Politics

Another Republican Senate Candidate Is A Plagiarist

Copy+Paste

A Republican senate candidate in Nebraska appears to have heavily plagiarized his position on immigration from a Michele Bachmann press release, Arizona Sen. John McCain’s immigration reform plan, and a report from the Federation for Immigration Reform. In many instances, Omaha banker Sid Dinsdale’s text is exactly the same as another text.

Dinsdale is vying with tea party favorite Ben Sasse and establishment favorite Shane Osborn for Nebraska’s open U.S. Senate seat that is being vacated by the retiring Sen. Mike Johanns.

Here Dinsdale copies a Michele Bachmann press release from 2011 that was used during her presidential campaign.


Here’s Bachmann:

The last time our immigration laws were overhauled was in 1986, with amnesty granted to three million illegal immigrants. At the time, Americans voters were led to believe this would solve our immigration problem. However, since then the number of illegal immigrants has quadrupled (by conservative estimates). Rather than repeating the mistakes of the past, we must do everything we can to secure our nation’s borders. We need to push for more Border Patrol officers, and stand by them. We need to complete the border fence across the entire US-Mexico frontier, make E-Verify mandatory, and eliminate funding for states and cities that knowingly harbor illegal immigrants.

Additionally, states like Arizona must not be ostracized for trying to protect their borders, simply codifying state enforcement of federal law, nor should they face reprisal from a federal government that has failed in its responsibility to enforce immigration laws.

And here’s Dinsdale:

The last time our immigration laws were overhauled was in 1986, when amnesty was granted to three million illegal immigrants. At the time, we were made to believe that this would solve our immigrant problem but since then, the number of illegal immigrants has, by conservative estimates, quadrupled. We know now that amnesty is not an option. Rather than repeating the mistakes of the past, we must do everything we can to secure our nation’s borders. However, it is foolish to believe that a one-size-fits-all approach is what will work. We need more border patrol agents, to complete the fence, to increase surveillance and border enforcement technology along our southern border, to make E-Verify mandatory, to empower states and localities to enforce immigration laws, and to eliminate funding for states and cities that knowingly house illegal immigrants.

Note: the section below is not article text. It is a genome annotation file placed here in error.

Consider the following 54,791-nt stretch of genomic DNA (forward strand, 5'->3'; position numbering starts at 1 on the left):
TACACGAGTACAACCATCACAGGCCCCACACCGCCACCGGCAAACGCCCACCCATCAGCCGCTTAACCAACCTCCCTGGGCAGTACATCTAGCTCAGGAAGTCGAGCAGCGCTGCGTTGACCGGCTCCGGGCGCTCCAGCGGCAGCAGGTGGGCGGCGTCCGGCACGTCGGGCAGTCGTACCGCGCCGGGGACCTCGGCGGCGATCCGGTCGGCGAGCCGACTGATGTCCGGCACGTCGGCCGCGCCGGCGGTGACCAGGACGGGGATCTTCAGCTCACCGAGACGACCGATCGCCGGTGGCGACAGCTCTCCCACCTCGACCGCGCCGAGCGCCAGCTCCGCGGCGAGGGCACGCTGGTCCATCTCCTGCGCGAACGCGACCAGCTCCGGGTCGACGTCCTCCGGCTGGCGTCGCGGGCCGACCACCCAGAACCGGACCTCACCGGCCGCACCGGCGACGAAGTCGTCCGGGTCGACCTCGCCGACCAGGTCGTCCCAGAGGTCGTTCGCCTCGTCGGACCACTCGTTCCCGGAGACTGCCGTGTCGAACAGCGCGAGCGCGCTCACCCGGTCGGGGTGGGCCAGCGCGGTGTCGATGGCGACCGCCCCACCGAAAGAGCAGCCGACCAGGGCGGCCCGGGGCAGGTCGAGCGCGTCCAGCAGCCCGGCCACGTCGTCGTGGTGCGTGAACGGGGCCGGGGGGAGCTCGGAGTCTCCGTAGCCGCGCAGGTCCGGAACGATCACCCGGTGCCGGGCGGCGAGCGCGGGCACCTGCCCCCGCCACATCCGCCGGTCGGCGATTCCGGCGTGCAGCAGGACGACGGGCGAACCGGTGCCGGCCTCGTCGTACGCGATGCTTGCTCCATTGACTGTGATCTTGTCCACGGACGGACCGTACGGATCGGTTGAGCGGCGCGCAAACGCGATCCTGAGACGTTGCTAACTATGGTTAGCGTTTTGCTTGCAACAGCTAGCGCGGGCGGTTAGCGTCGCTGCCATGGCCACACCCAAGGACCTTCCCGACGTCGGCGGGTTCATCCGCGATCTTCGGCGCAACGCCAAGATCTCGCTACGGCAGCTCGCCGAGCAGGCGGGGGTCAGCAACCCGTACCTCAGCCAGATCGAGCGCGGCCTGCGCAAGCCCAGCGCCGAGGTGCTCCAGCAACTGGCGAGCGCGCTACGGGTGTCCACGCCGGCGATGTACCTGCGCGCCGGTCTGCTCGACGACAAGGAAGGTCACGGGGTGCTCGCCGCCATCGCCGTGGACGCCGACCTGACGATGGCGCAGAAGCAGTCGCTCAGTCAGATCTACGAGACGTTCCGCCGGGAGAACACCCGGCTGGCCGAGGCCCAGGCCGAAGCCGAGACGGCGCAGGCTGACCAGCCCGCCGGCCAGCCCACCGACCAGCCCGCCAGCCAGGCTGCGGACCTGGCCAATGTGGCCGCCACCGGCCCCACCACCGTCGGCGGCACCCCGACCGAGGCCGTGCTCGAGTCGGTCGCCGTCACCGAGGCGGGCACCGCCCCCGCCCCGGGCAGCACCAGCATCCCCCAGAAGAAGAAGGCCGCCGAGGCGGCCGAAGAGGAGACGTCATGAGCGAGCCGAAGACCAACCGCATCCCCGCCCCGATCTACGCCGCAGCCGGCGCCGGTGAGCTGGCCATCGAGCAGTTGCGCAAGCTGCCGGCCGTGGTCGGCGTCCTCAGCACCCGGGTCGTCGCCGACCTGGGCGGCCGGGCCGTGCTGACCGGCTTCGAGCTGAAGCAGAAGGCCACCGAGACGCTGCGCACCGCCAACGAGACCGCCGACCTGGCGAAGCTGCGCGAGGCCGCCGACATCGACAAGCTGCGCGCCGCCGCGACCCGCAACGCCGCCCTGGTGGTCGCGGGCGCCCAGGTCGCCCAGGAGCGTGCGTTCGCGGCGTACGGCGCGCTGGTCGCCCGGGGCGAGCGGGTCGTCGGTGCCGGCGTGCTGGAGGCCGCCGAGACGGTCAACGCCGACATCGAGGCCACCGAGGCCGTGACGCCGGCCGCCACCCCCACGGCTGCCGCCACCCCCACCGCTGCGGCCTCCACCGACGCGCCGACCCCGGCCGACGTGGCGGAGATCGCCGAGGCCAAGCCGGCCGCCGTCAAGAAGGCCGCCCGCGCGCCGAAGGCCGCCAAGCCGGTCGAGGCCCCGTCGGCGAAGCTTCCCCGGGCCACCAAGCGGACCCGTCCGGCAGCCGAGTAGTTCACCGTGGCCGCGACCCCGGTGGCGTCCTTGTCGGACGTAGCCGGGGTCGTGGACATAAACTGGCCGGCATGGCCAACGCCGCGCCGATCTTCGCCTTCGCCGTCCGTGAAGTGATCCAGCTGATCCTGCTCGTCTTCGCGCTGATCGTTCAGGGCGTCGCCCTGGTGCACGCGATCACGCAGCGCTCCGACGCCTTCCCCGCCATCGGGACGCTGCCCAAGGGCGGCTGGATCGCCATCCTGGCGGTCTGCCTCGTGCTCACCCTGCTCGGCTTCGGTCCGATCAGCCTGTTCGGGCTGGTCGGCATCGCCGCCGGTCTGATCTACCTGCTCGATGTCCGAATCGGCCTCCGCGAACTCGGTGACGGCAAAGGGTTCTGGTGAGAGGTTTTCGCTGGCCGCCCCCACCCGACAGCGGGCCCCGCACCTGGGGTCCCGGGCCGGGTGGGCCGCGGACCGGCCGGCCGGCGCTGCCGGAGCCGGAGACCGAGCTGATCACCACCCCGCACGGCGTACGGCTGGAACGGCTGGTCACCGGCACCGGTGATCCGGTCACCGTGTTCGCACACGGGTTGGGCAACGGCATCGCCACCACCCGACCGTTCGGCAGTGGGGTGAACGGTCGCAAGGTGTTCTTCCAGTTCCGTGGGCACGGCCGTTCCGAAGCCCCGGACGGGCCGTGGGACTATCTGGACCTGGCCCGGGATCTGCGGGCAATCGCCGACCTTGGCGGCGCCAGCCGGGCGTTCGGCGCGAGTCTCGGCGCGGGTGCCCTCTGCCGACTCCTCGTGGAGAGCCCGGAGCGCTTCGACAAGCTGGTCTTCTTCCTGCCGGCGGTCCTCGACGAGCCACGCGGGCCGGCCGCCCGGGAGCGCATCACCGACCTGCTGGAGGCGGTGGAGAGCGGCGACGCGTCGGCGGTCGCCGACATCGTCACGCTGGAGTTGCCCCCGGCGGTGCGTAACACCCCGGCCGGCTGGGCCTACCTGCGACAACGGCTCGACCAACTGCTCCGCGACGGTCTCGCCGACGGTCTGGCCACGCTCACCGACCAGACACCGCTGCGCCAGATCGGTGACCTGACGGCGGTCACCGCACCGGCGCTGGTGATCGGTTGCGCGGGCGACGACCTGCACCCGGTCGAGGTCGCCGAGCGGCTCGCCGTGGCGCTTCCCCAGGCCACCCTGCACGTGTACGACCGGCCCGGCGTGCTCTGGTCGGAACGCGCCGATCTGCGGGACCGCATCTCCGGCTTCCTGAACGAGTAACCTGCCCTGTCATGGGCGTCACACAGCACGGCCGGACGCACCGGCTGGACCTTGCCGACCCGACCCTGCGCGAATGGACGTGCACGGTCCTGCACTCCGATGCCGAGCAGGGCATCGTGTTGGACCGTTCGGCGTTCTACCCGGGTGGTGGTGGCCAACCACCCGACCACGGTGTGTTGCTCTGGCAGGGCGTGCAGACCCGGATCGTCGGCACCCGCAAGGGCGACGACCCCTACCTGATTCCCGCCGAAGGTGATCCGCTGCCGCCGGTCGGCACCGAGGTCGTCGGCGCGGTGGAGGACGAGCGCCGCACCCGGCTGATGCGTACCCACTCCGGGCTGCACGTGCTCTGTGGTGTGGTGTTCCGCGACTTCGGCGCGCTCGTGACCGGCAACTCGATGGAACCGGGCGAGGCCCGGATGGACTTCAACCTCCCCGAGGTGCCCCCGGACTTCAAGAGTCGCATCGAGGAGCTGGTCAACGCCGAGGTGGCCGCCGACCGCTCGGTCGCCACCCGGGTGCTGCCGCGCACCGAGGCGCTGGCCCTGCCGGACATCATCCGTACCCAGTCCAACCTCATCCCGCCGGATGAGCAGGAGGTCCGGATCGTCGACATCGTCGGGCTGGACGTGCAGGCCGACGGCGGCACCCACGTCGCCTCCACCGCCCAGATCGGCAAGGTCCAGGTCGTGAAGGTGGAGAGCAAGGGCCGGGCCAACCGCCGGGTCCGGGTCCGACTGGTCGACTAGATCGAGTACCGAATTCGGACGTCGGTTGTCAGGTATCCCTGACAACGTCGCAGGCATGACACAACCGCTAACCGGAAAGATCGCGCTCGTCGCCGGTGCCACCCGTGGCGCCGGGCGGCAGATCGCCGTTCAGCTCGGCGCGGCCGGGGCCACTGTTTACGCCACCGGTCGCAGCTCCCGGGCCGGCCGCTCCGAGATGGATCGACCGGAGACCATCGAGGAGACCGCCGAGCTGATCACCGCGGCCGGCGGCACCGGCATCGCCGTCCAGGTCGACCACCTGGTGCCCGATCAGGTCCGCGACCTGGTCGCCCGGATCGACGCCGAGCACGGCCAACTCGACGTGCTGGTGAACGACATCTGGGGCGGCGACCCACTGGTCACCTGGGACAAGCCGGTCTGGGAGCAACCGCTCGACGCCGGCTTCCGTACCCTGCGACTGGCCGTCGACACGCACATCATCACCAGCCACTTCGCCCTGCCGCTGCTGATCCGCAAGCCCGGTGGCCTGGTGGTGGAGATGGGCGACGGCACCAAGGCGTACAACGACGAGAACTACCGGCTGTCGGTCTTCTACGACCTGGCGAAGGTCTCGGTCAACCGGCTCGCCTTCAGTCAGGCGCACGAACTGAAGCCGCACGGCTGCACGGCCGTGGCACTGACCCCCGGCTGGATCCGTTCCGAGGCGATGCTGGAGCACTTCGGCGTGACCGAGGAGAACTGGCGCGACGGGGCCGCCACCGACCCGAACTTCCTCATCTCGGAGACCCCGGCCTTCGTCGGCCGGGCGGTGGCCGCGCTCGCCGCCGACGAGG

Additionally, states must not be ostracized for trying to protect their borders nor should they face reprisal from a federal government that has failed in its responsibility to enforce immigration laws.

Another section of Dinsdales plan comes nearly identical from the Federation for American Immigration Reform:


Here’s the FAIR:

Illegal immigration costs U.S. taxpayers about $113 billion a year at the federal, state and local level. The bulk of the costs — some $84 billion — are absorbed by state and local governments.

The annual outlay that illegal aliens cost U.S. taxpayers is an average amount per native-headed household of $1,117. The fiscal impact per household varies considerably because the greatest share of the burden falls on state and local taxpayers whose burden depends on the size of the illegal alien population in that locality.